Cornyn, McConnell Express Concern Over Administration Pressure On Sports Groups to Promote Obamacare

WASHINGTON– U.S. Senator John Cornyn (R-TX) and Republican Leader Mitch McConnell (R-KY) sent letters to the heads of the six major professional sports organizations expressing concern that they would agree to help the Obama administration promote new health insurance plans under Obamacare.

The letters were prompted by recent news reports that Health and Human Services Secretary Kathleen Sebelius was in talks with the NFL and other sports organizations in an effort to get them to help encourage people to enroll in new Obamacare health plans that are set to begin Jan. 1.

“Given the divisiveness and persistent unpopularity of the health care [law], it is difficult to understand why an organization like yours would risk damaging its inclusive and apolitical brand by lending its name to its promotion,” the senators wrote in letters that were sent to the commissioners of the National Football League, Major League Baseball, National Basketball Association, National Hockey League, Professional Golf Association and the chairman and chief executive officer of NASCAR.

The senators wrote that Obamacare remains “deeply divisive and unpopular” more than three years after the law was enacted and that this was one of the reasons why Congress has resisted providing the administration with funds it has requested to promote Obamacare. It is also one of the reasons, according to the letter, that the administration is approaching major professional sports organizations to help pitch Obamacare enrollment.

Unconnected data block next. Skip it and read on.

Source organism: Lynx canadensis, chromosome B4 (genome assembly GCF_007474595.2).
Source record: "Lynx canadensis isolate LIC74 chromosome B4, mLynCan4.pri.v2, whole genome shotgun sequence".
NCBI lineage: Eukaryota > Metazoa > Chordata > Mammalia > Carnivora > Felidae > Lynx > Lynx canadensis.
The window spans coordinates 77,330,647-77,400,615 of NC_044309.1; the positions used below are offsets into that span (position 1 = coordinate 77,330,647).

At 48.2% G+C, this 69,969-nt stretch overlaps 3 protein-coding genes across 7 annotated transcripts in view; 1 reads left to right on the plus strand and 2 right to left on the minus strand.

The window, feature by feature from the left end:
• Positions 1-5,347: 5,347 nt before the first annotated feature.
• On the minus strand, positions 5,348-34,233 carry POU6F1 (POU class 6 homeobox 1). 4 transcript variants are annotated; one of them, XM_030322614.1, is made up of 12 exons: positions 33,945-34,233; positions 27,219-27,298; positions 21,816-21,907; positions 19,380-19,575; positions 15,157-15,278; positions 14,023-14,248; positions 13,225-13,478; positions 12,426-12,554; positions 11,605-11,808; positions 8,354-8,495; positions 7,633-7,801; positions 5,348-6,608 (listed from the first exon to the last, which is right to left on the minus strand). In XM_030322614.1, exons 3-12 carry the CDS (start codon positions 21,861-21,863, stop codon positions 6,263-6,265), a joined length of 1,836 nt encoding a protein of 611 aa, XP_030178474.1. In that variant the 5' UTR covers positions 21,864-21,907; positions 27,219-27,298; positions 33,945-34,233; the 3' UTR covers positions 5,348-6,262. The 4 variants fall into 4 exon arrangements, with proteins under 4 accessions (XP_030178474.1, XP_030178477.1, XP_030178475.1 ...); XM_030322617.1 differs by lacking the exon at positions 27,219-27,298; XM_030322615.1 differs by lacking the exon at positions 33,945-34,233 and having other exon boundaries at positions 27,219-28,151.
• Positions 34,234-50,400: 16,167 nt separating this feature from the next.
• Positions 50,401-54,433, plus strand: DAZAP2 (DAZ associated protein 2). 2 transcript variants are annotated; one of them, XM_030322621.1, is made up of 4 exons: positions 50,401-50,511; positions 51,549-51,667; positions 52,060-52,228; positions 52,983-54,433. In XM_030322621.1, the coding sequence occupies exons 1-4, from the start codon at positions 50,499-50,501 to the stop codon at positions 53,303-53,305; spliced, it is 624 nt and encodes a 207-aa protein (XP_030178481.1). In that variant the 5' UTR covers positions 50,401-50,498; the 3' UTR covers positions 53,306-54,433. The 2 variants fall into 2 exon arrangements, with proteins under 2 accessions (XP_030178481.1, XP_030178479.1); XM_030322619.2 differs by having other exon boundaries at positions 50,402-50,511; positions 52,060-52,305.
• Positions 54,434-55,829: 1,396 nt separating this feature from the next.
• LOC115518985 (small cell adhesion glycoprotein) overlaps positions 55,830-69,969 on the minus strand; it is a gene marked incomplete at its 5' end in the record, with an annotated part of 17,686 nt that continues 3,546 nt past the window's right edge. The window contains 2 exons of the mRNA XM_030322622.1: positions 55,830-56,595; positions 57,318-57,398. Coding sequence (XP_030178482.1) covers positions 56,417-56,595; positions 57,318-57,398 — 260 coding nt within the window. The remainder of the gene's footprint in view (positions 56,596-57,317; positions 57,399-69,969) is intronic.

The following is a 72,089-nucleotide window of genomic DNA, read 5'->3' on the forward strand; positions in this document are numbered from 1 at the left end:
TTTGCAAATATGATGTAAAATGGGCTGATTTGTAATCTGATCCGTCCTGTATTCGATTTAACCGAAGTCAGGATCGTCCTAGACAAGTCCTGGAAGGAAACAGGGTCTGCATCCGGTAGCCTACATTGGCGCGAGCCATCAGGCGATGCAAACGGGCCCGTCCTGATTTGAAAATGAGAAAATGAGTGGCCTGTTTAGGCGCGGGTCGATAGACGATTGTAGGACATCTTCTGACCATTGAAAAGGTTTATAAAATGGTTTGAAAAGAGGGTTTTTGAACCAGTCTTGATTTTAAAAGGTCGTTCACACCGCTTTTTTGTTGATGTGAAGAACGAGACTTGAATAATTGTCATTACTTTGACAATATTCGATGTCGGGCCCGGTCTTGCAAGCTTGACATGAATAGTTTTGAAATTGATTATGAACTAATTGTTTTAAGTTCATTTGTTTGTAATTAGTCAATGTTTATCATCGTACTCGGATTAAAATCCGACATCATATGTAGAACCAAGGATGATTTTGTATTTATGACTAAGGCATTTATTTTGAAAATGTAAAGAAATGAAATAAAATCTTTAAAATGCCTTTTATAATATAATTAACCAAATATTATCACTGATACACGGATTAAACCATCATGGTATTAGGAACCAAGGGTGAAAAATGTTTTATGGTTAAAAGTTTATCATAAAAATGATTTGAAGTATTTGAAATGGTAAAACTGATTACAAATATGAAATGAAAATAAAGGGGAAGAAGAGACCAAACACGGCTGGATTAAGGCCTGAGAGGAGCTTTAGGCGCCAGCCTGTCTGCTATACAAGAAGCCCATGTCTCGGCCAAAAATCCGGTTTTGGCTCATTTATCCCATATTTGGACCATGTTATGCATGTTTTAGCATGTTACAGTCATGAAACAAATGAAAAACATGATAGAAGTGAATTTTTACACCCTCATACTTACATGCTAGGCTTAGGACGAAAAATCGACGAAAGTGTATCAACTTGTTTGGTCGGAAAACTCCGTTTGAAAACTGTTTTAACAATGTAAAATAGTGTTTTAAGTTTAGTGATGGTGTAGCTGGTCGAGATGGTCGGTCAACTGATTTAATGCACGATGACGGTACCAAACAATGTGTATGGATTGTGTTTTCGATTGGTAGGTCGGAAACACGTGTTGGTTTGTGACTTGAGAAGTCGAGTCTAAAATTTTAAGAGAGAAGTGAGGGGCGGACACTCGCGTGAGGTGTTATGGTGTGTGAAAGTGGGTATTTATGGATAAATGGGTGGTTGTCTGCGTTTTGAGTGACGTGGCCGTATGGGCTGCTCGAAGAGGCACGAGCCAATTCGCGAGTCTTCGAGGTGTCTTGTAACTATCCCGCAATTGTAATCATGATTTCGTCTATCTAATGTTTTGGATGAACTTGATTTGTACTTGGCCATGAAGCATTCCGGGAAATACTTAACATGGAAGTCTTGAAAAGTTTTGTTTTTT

The law was enacted on a strictly partisan basis and Republicans unanimously opposed it based on evidence that it would raise health care costs, increase taxes, raid Medicare to pay for a new Obamacare entitlement program and prompt the federal government to intervene in Americans’ personal health care decisions.

Cornyn and McConnell wrote that they have long been concerned by the Obama Administration’s record of using the threat of policy retaliation to solicit support for its policies or to silence its critics. They urged the heads of the major professional sports organizations to resist such pressure and to contact the senators immediately so they can investigate should the administration suggest that there will be any policy consequences for not participating in the Obamacare outreach efforts.

The senators said it was difficult to remember another time when major sports leagues took public sides in such a highly polarized public debate. “Yet given this administration’s public request of your assistance in promoting this unpopular law, we felt it important to provide you with a fuller accounting of the facts before you made such a decision,” they wrote.

 

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